October 25, 2007
Does Viacom Get the Media Exemption for Stephen Colbert's Promotion of His Candidacy on the Colbert Report?
Here's the relevant law. A corporation cannot fund the express advocacy of a candidate for federal office out of its treasury funds. So General Motors could not run a newspaper ad saying "Vote for Colbert for President." The same rule applies to labor unions. The funding has to come from its political action committee.
But there's an exemption in the law for "any news story, commentary, or editorial distributed through the facilities of any broadcasting station, newspaper, magazine, or other periodical publication, unless such facilities are owned or controlled by any political party, political committee, or candidate."
Allison's main point is that Colbert does not control Viacom, Comedy Central, or even The Colbert Report. (I think we'd need to know a lot more about the Colbert Report's power structure before venturing a guess on the last point.) But I think she's elided over a prior question. The exemption only applies to a "news story, commentary, or editorial." It does not apply to everything Viacom does. So if Viacom took out a full page ad in the New York Post paid for with treasury funds saying "Vote for Colbert," that would be an illegal corporate expenditure regardless of the fact that Viacom could put on an express editorial saying the same thing on one of its television stations.
So the question could well turn on whether the shameless (and hilarious) promotion of the Colbert candidacy on the Colbert Report actually constitutes a bona fide news story (no way) or commentary or editorial (harder question). The fact that the show is a satire makes the interpretation question all the more difficult: does schtick count as commentary? I'm not so sure. But consider a case where Jay Leno does his comedy routine wearing a "Vote for Colbert" button. I don't think that would get the media exemption, and NBC could be in trouble. It is quite a fine line to draw.
There's a definite irony in this interpretation, in that it treats satirists who want to run for President worse than serious candidates who have a broadcast platform and want to use it to promote their candidacies for federal office. Thus, imagine if Bill O'Reilly were running for president. His (less hilarious) show includes real political commentary, so, under this interpretation, O'Reilly would have a stronger case for the media exemption. (This would bother the NY Times editorial board greatly).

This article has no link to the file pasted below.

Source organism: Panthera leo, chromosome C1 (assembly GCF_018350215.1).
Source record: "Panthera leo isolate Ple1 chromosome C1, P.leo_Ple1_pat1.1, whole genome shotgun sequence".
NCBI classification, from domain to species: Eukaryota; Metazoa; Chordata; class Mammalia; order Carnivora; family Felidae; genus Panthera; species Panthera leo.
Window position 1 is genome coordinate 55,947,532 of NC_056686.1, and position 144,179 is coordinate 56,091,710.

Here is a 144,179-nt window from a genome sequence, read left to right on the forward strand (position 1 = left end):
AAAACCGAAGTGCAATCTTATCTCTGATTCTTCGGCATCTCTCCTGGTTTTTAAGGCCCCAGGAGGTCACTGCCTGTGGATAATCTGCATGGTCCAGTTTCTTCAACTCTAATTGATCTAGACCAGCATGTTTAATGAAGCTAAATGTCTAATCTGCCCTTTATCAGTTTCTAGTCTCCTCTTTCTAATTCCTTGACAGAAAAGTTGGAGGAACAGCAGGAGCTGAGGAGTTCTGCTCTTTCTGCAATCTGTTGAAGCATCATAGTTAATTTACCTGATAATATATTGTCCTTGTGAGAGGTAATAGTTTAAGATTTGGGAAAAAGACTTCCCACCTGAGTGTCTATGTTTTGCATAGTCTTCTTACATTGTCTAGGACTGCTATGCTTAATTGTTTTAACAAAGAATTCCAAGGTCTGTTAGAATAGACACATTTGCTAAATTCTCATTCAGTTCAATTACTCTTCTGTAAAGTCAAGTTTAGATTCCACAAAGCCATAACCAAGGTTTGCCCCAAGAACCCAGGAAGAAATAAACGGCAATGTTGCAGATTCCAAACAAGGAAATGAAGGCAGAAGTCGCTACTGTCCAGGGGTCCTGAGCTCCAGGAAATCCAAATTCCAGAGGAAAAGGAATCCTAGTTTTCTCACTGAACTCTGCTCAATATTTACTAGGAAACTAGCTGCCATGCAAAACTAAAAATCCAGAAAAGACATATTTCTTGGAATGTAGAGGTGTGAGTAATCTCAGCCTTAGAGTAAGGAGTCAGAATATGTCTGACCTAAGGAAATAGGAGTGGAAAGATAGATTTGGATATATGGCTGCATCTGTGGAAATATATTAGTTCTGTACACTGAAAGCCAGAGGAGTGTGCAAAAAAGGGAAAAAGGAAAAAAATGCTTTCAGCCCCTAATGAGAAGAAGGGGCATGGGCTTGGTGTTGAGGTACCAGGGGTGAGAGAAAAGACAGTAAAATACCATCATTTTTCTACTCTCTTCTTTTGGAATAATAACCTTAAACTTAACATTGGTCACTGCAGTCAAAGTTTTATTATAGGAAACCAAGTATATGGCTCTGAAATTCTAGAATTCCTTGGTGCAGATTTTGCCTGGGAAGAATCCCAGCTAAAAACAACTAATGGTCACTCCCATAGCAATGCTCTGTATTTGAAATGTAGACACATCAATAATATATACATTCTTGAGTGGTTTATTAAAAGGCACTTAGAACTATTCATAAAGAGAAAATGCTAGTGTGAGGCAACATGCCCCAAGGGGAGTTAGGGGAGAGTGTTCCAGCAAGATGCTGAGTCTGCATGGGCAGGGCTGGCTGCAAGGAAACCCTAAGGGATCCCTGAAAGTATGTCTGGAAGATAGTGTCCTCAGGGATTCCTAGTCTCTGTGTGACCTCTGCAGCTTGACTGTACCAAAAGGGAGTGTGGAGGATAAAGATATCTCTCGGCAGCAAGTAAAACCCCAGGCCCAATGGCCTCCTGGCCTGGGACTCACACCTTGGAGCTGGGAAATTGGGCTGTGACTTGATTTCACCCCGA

Given the dearth of caselaw and useful FEC commentary on this question, we might well ask two questions to figure out how this case should come out. First, what is the purpose that the ban on funding from corporate treasury funds is meant to further? Second, given that purpose (or purposes), what is the justification for the media exemption. I imagine that many of us would answer those questions differently---and the answers we give could provide better guidance on how to treat a question like Viacom's promotion of a Colbert candidacy.
Bob Bauer is right that this joke could end up putting the FEC in a pickle. But the joke does provide a nice excuse to think about these important questions.
UPDATE: Both on and off the election law listserv, those who oppose campaign finance regulation argue that it is a First Amendment violation for the government to be in the business of deciding something like whether the commentary on the Colbert Report constitutes "news, commentary, or editorial."
This is a classic argument of deregulationists. Perhaps the best statement of the position is Justice Scalia's in his dissent in Austin v. MIchigan Chamber of Commerce. The question arises periodically when there are cases pushing the distinction, as in the controviersies over NRA News and Michael Moore in the last election, or over the FEC rulemaking question over who gets the media exemption in the Internet age.
In fact, the position of Brad Smith or Patterico could well become the position of the Supreme Court if it were to revisit the media exemption post Austin. But it is not the view of the First Amendment now, which recognizes (1) a right to limit corporate and union spending on certain political advertising to prevent the distortion of the political process (what is in effect an equality rationale for campaign finance reform) and (2) a desire to carve out an exemption from this rule for bona fide news stories and commentaries in news and opinion media. Colbert's case is only the most recent one that is close to the line.
The argument over the media exemption is usually used as a foot in the door to argue against any limit on corporate spending. And the argument has some force, as I've explained in what is probably the most controversial article I've ever written, Campaign Finance Laws and the Rupert Murdoch Problem, 77 Texas Law Review 1627 (1999). In that article I say that if this country were ready to take the equality rationale for campaign finance regulation seriously, we wouldn't have a media exemption for express advocacy even by media corporations. (I believe that Sen. McConnell denounced me by name for this article on the floor of the Senate some time back.) My current view is that many in this country are willing to live with some inconsistency, wanting both a limit on corporate spending on elections and an exemption for those corporations that act as news media. It may not be intellectually coherent, but it is a desirable political compromise, and one I'm no longer tempted to argue against.
But if we are going to have this distinction, there will continue to be cases close to the line. I doubt that Stephen Colbert is trying---a la Jim Bopp---to create a test case to go to the Supreme Court to strike down a major pillar of campaign finance law. But we could end up there pretty soon, either from Colbert or another challenge in the near future.